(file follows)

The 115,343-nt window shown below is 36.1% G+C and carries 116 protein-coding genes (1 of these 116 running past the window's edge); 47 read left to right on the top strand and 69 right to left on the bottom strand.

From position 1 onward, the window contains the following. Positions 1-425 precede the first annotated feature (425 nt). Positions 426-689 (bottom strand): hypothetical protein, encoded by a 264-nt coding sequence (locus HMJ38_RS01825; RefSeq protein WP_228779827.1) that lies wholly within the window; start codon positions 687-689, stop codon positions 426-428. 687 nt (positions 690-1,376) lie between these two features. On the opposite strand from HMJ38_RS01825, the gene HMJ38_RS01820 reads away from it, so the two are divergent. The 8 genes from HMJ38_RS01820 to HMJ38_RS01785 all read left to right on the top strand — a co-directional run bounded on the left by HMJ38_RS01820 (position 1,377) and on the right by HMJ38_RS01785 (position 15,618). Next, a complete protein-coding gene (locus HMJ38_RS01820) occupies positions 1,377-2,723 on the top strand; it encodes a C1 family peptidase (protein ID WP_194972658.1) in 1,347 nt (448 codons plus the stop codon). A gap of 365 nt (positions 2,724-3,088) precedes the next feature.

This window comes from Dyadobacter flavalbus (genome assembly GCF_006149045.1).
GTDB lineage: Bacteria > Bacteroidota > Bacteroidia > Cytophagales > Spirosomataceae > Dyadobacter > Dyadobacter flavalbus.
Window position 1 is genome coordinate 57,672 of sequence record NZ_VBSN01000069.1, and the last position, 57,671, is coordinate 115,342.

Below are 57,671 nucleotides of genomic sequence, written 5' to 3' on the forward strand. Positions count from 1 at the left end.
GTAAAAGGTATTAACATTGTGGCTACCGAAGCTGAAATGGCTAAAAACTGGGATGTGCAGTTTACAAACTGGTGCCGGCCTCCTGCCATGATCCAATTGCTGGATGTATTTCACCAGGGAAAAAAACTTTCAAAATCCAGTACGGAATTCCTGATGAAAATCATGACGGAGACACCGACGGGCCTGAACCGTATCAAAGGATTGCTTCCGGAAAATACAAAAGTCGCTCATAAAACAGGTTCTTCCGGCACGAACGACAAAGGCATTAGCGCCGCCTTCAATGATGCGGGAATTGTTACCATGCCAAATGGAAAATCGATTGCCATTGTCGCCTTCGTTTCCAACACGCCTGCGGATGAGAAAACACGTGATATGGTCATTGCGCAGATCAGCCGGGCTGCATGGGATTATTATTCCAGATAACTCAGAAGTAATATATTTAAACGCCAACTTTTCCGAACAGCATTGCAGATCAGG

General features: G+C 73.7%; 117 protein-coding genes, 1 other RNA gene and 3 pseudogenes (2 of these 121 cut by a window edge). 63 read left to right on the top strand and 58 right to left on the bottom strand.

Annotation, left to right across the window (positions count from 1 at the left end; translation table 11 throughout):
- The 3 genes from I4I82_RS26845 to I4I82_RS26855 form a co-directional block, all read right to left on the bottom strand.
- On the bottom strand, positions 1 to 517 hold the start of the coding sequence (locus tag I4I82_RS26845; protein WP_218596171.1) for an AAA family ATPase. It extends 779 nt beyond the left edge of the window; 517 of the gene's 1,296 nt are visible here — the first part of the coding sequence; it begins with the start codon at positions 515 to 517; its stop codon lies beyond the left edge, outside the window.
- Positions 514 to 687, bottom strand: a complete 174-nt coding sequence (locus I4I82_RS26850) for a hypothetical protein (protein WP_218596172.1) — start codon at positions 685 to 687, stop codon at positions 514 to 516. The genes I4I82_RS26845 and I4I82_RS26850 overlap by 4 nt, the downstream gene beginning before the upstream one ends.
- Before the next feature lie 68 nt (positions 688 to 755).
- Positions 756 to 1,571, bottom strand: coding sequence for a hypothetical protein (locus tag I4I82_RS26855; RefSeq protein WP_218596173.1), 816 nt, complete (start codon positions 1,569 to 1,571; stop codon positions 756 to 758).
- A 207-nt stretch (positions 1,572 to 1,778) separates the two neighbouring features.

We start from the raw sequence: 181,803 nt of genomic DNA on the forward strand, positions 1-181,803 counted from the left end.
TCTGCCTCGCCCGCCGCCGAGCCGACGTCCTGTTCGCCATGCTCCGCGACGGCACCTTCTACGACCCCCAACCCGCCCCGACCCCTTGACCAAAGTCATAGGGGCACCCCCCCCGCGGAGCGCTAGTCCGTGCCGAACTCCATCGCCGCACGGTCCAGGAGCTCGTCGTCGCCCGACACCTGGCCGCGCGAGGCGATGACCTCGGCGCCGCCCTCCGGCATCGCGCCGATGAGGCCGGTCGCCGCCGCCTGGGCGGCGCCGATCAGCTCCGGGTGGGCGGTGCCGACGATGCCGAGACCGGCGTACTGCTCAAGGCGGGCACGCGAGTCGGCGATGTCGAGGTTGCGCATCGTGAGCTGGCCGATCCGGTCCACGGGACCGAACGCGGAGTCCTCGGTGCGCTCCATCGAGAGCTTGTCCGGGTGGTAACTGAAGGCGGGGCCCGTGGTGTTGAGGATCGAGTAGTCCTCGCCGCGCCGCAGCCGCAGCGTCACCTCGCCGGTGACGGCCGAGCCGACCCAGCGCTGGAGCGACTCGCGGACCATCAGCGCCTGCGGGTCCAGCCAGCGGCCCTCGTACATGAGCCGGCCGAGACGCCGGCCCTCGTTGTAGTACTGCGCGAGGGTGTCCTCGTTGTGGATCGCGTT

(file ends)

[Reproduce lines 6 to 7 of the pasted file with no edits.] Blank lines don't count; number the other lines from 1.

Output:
Below are 57,671 nucleotides of genomic sequence, written 5' to 3' on the forward strand. Positions count from 1 at the left end.
GTAAAAGGTATTAACATTGTGGCTACCGAAGCTGAAATGGCTAAAAACTGGGATGTGCAGTTTACAAACTGGTGCCGGCCTCCTGCCATGATCCAATTGCTGGATGTATTTCACCAGGGAAAAAAACTTTCAAAATCCAGTACGGAATTCCTGATGAAAATCATGACGGAGACACCGACGGGCCTGAACCGTATCAAAGGATTGCTTCCGGAAAATACAAAAGTCGCTCATAAAACAGGTTCTTCCGGCACGAACGACAAAGGCATTAGCGCCGCCTTCAATGATGCGGGAATTGTTACCATGCCAAATGGAAAATCGATTGCCATTGTCGCCTTCGTTTCCAACACGCCTGCGGATGAGAAAACACGTGATATGGTCATTGCGCAGATCAGCCGGGCTGCATGGGATTATTATTCCAGATAACTCAGAAGTAATATATTTAAACGCCAACTTTTCCGAACAGCATTGCAGATCAGG